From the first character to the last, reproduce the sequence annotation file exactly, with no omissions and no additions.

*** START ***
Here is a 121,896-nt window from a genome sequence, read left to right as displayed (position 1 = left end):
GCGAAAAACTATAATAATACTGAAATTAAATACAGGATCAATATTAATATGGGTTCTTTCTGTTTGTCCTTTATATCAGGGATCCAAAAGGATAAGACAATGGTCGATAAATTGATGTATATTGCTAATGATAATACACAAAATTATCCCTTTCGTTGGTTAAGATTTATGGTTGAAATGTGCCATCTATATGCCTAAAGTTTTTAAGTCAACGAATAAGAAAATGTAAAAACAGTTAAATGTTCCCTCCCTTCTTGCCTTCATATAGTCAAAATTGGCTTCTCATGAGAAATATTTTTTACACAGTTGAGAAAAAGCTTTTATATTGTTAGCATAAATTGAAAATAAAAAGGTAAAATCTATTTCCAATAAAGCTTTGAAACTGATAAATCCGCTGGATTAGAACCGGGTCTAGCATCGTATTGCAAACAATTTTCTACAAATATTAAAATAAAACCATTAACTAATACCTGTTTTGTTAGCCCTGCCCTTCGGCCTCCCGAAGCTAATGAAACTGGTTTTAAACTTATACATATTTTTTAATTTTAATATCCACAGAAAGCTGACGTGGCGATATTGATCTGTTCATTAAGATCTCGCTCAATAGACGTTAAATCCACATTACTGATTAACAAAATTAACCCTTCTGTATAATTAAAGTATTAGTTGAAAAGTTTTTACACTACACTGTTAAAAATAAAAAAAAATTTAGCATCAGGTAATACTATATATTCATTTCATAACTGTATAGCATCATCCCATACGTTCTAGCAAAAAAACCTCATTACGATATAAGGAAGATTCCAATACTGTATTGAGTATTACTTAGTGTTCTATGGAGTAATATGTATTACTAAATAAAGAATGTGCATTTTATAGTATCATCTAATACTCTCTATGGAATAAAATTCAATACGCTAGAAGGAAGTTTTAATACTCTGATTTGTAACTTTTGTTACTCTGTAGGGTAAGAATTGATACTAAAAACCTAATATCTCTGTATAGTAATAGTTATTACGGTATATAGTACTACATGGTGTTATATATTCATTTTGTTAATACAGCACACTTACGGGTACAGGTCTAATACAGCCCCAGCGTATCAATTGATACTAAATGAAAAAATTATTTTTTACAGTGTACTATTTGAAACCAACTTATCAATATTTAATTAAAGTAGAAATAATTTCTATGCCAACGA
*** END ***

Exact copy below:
Here is a 121,896-nt window from a genome sequence, read left to right as displayed (position 1 = left end):
GCGAAAAACTATAATAATACTGAAATTAAATACAGGATCAATATTAATATGGGTTCTTTCTGTTTGTCCTTTATATCAGGGATCCAAAAGGATAAGACAATGGTCGATAAATTGATGTATATTGCTAATGATAATACACAAAATTATCCCTTTCGTTGGTTAAGATTTATGGTTGAAATGTGCCATCTATATGCCTAAAGTTTTTAAGTCAACGAATAAGAAAATGTAAAAACAGTTAAATGTTCCCTCCCTTCTTGCCTTCATATAGTCAAAATTGGCTTCTCATGAGAAATATTTTTTACACAGTTGAGAAAAAGCTTTTATATTGTTAGCATAAATTGAAAATAAAAAGGTAAAATCTATTTCCAATAAAGCTTTGAAACTGATAAATCCGCTGGATTAGAACCGGGTCTAGCATCGTATTGCAAACAATTTTCTACAAATATTAAAATAAAACCATTAACTAATACCTGTTTTGTTAGCCCTGCCCTTCGGCCTCCCGAAGCTAATGAAACTGGTTTTAAACTTATACATATTTTTTAATTTTAATATCCACAGAAAGCTGACGTGGCGATATTGATCTGTTCATTAAGATCTCGCTCAATAGACGTTAAATCCACATTACTGATTAACAAAATTAACCCTTCTGTATAATTAAAGTATTAGTTGAAAAGTTTTTACACTACACTGTTAAAAATAAAAAAAAATTTAGCATCAGGTAATACTATATATTCATTTCATAACTGTATAGCATCATCCCATACGTTCTAGCAAAAAAACCTCATTACGATATAAGGAAGATTCCAATACTGTATTGAGTATTACTTAGTGTTCTATGGAGTAATATGTATTACTAAATAAAGAATGTGCATTTTATAGTATCATCTAATACTCTCTATGGAATAAAATTCAATACGCTAGAAGGAAGTTTTAATACTCTGATTTGTAACTTTTGTTACTCTGTAGGGTAAGAATTGATACTAAAAACCTAATATCTCTGTATAGTAATAGTTATTACGGTATATAGTACTACATGGTGTTATATATTCATTTTGTTAATACAGCACACTTACGGGTACAGGTCTAATACAGCCCCAGCGTATCAATTGATACTAAATGAAAAAATTATTTTTTACAGTGTACTATTTGAAACCAACTTATCAATATTTAATTAAAGTAGAAATAATTTCTATGCCAACGA